Step 3. For residential homestead property only, enter the 2015 Estimated Market Value below to see the estimated tax increase for your property.
Step 4. Review the information below regarding how various state and federal programs may affect the property tax increases.
If your adjusted gross income is less than approximately $107,150, you may qualify for the Minnesota Property Tax Refund (also known as the "Circuit Breaker" refund). This program, which has existed since the 1970s, is intended to reduce tax burdens for homeowners with relatively low incomes and relatively high property tax burdens. Some important facts about this program are summarized below.
If you qualify for this program, you may receive an additional refund of up to 80 percent of the amount of the property tax increase caused by the proposed referendum. For example, if the referendum increases your property taxes by $200 per year, your refund may cover up to $160 of this increase..
If your total property taxes increase by more than 12 percent and more than $100 from one year to the next, you may qualify for a state refund equal to a portion of the increase. There is no income limit for this refund. To determine eligibility and refund amounts complete Minnesota tax form M1PR (available online at www.taxes.state.mn.us).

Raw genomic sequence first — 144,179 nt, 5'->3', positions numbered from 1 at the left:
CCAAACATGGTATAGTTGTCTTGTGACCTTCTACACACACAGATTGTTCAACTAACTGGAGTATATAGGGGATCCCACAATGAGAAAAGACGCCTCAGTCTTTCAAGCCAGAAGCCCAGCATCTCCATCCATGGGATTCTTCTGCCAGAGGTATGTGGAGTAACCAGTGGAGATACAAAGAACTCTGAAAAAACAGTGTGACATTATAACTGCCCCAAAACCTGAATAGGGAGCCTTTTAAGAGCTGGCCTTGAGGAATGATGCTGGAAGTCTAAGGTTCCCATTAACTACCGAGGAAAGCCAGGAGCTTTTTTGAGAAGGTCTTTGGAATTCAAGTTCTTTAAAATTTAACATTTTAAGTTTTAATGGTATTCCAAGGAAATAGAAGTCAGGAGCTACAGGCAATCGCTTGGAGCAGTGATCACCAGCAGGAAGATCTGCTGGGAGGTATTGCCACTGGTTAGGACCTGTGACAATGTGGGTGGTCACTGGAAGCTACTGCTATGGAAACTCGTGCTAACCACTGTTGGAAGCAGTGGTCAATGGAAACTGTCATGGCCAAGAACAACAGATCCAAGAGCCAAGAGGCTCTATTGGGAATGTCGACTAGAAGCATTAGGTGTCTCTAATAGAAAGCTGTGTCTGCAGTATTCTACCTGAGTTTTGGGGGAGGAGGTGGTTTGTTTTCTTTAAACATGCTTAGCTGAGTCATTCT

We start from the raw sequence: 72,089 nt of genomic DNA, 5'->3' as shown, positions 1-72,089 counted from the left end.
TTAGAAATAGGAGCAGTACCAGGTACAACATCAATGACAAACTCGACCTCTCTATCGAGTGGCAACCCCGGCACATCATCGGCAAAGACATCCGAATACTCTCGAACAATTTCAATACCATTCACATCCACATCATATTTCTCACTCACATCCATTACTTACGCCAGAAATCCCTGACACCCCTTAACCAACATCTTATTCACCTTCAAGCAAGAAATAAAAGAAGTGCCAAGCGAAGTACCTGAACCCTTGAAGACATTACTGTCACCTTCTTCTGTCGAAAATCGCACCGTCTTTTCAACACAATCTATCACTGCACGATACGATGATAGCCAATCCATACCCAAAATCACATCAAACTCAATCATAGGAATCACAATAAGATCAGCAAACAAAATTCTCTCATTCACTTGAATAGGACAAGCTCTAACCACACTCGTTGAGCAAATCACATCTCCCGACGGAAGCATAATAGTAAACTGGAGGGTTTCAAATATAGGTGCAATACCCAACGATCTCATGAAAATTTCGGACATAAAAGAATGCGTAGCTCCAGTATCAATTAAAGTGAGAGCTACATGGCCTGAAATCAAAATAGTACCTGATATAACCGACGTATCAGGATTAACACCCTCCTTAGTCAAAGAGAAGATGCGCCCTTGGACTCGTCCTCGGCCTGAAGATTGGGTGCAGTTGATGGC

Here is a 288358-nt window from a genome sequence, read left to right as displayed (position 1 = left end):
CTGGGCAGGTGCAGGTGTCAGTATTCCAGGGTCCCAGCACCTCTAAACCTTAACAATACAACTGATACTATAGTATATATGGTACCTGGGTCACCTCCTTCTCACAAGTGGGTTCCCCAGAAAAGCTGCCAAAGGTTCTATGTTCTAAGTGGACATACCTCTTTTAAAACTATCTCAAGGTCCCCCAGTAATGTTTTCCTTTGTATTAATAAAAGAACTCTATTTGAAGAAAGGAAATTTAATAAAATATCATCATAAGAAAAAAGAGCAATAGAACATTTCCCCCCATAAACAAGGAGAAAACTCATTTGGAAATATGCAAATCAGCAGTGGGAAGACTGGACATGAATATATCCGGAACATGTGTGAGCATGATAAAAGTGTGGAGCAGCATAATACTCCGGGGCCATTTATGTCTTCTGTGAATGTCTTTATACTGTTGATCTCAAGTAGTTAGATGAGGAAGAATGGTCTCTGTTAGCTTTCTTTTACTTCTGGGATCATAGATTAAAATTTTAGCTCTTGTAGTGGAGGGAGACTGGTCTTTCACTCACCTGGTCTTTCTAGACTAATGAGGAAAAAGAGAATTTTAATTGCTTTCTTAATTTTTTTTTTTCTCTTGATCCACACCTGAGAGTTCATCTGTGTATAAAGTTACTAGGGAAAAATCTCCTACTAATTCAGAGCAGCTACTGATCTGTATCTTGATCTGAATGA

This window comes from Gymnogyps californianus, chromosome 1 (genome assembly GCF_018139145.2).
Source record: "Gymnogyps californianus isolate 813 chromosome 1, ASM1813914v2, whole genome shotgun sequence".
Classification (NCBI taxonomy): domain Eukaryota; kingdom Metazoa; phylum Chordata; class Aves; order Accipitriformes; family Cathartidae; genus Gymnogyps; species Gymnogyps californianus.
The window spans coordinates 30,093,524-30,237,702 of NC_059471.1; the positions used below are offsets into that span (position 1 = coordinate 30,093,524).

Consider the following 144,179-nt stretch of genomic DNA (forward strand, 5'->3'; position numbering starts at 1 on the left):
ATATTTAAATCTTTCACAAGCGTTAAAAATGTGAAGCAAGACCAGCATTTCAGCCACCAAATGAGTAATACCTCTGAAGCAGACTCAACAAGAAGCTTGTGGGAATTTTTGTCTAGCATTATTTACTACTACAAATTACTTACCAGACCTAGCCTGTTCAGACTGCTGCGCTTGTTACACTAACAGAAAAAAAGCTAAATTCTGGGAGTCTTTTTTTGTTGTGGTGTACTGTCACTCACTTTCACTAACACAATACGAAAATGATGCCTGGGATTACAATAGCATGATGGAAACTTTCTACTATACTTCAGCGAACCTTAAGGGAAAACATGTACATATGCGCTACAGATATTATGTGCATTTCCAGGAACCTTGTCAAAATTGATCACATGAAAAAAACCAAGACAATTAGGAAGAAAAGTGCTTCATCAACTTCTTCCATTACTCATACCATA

If you itemize deductions for federal income taxes, you may deduct all property taxes paid. Therefore, any increase in property taxes resulting from the proposed referendum will reduce your income tax liability. The reduction in income taxes may be as much as 42 percent of the increase in property taxes, depending on your total income and other credits and deductions.
If you are 65 years or older and have a household income of $60,000 or less, you may be eligible to defer a portion of the property taxes on your home, through the Senior Citizen Property Tax Deferral Program. Some basic facts about this program are summarized below.
For more information go to: http://www.revenue.state.mn.us/propertytax/ . Under the General Information heading, click on Fact Sheets and then click on Senior Citizen Property Tax Deferral.
Step 5: For all other types of property (other than residential homestead), follow these steps.
If your property is not classified as residential homestead, there are two methods you may use to obtain estimates of the tax impact of the referendum.
Method A. Use the table of sample properties below.
Find your type of property in the table below, find the sample value that is closest to your property's 2015 Estimated Market Value (EMV), and look up the projected tax impact for that example. If your EMV is between two different values shown in the table, you can estimate the tax impact by interpolating between them.
To view the tax impact table, click here.
Method B. Contact Ehlers
If your type of property is not shown in the table, or if you would like a more precise estimate, you may call the Ehlers Property Tax Hotline or send an e-mail message to Ehlers. If you own agricultural homestead property, we recommend that you use this method.